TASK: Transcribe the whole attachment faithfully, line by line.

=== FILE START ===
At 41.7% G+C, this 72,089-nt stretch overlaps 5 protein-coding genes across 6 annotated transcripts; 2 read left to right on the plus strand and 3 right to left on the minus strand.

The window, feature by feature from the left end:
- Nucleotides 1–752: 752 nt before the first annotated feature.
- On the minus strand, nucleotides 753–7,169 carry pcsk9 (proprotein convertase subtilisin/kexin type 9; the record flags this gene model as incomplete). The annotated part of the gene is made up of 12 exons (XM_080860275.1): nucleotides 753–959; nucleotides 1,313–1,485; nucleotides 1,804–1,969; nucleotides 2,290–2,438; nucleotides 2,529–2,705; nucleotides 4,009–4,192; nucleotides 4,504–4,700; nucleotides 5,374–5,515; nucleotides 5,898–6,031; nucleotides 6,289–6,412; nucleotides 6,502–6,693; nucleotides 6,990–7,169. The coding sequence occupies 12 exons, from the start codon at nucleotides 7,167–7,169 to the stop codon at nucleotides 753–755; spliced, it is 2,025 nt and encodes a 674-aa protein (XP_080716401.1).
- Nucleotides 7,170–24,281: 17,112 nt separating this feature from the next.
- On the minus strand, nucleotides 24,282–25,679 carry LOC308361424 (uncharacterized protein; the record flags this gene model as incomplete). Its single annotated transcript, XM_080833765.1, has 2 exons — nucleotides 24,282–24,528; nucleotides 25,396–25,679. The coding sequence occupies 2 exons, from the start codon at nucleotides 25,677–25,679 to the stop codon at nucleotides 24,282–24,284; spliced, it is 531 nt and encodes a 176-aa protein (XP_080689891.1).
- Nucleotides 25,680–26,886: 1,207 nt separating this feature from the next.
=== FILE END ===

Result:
At 41.7% G+C, this 72,089-nt stretch overlaps 5 protein-coding genes across 6 annotated transcripts; 2 read left to right on the plus strand and 3 right to left on the minus strand.

The window, feature by feature from the left end:
- Nucleotides 1–752: 752 nt before the first annotated feature.
- On the minus strand, nucleotides 753–7,169 carry pcsk9 (proprotein convertase subtilisin/kexin type 9; the record flags this gene model as incomplete). The annotated part of the gene is made up of 12 exons (XM_080860275.1): nucleotides 753–959; nucleotides 1,313–1,485; nucleotides 1,804–1,969; nucleotides 2,290–2,438; nucleotides 2,529–2,705; nucleotides 4,009–4,192; nucleotides 4,504–4,700; nucleotides 5,374–5,515; nucleotides 5,898–6,031; nucleotides 6,289–6,412; nucleotides 6,502–6,693; nucleotides 6,990–7,169. The coding sequence occupies 12 exons, from the start codon at nucleotides 7,167–7,169 to the stop codon at nucleotides 753–755; spliced, it is 2,025 nt and encodes a 674-aa protein (XP_080716401.1).
- Nucleotides 7,170–24,281: 17,112 nt separating this feature from the next.
- On the minus strand, nucleotides 24,282–25,679 carry LOC308361424 (uncharacterized protein; the record flags this gene model as incomplete). Its single annotated transcript, XM_080833765.1, has 2 exons — nucleotides 24,282–24,528; nucleotides 25,396–25,679. The coding sequence occupies 2 exons, from the start codon at nucleotides 25,677–25,679 to the stop codon at nucleotides 24,282–24,284; spliced, it is 531 nt and encodes a 176-aa protein (XP_080689891.1).
- Nucleotides 25,680–26,886: 1,207 nt separating this feature from the next.